Whether you want to seem smart at a dinner party or your ten year high school reunion, we’ve got you covered with these 6 science facts to make you sound clever. If you’re a bit anxious about conversations potentially turning philosophical, it’s always a good idea to have some aces up your sleeve. Quantum physics, the moon’s orbit and other mysterious facts can become your area of expertise as well. So if you don’t mind being remembered as “that guy”, read on for some perfect ice breakers that are bound to make you win over friends in no time. Just kidding, you’ll still stick out like a sore thumb by the end of the night. But at least you’ll know things others don’t know.
6. Mirrors don’t really “mirror” you
Or at least, mirrors don’t mirror you horizontally. Although it sounds complicated at first, once you get the gist of it, it’ll all fall into the right places. It is believed that mirrors flip our images along the Y axis, with the left side becoming the right. But that’s not all the story. When a written words appears flipped backwards in a mirror it’s because you flipped it relative to where you were standing. Our belief that mirrors reflect us two dimensional, with X and Y axes, is wrong. The Z axis is responsible for the reversed image which isn’t a simple flipped version of ourselves, but an inside out one.
5. It is the Earth that orbits the moon
This piece of information will make you feel very powerful at the next party you attend. So read carefully. Since the Moon has its own gravity, so we could say that we orbit it. Or even better yet, we could agree on stating that both the Moon and the Earth orbit a common point, the barycenter, or in layman’s terms, the center of mass between two orbiting objects. If the two objects have the same mass, the barycenter will be found in the middle, but when one of the objects is heavier, the barycenter will be found inside of it.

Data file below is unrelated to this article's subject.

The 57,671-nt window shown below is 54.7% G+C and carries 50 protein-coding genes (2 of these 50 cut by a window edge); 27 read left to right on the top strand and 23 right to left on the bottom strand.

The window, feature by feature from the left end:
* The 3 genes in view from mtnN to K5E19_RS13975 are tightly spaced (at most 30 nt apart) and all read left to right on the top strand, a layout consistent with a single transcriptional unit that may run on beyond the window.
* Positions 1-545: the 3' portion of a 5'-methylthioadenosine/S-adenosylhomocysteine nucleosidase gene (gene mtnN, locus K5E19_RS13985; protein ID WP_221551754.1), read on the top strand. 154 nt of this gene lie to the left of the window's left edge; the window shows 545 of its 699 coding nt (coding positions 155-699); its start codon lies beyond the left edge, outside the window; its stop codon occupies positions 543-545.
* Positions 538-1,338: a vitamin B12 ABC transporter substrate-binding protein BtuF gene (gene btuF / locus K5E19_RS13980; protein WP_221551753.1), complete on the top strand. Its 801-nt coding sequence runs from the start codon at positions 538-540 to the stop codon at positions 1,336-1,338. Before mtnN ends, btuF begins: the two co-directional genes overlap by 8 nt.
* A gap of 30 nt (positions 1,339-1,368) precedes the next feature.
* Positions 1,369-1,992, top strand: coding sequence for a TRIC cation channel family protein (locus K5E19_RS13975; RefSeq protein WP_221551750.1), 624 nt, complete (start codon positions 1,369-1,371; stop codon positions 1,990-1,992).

4. Your blood won’t boil in space
We used to believe this because the boiling point of liquids is lower in lower atmospheric pressures. So with the atmospheric pressure in outer space being 0, it would mean our blood would boil on the spot. Well, not really. If you don’t have a wound anywhere, it means your system in sealed and pressurized. So your blood pressure will do its job of keeping your blood in liquid state. Unlike your blood, the liquids in your mouth and eyes will boil if you suddenly find yourself in outer space.
3. Your head is older than your feet
In a nutshell, the stronger the gravity is, the slower the time passes. If you are closer to a massive object, the spacetime is bent more and the light has to travel further. This has been reported to happen in real life with the clock of the satellites that orbit the earth. These run faster than the ones on the ground, so they need to be adjusted to make up for their speed.
2. A black hole won’t suck you in
We’ve seen this so many times in movies that it’s now difficult to believe it actually won’t happen in real life. But no, these vacuum cleaners of the universe won’t suck you in. A black hole maintains the mass of the object that created it, with the only difference being that the mass is condensed in a minuscule point, also known as a singularity. This translates into objects being able to orbit a black hole without risking to get sucked in.
1. Blind people don’t see anything, not even blackness
It’s difficult to make a distinction between the two, but there actually is one. People that have always been blind are believed to be immersed in a world of darkness. But they couldn’t answer our questions about how being blind looks like because they’ve never seen the color black. Things are a bit different for people who lost their sight after being born. For example, a man who lost his sight after his optic nerve was severed, said he now sees swirling colors and shapes that change all the time and can even be distracting at times.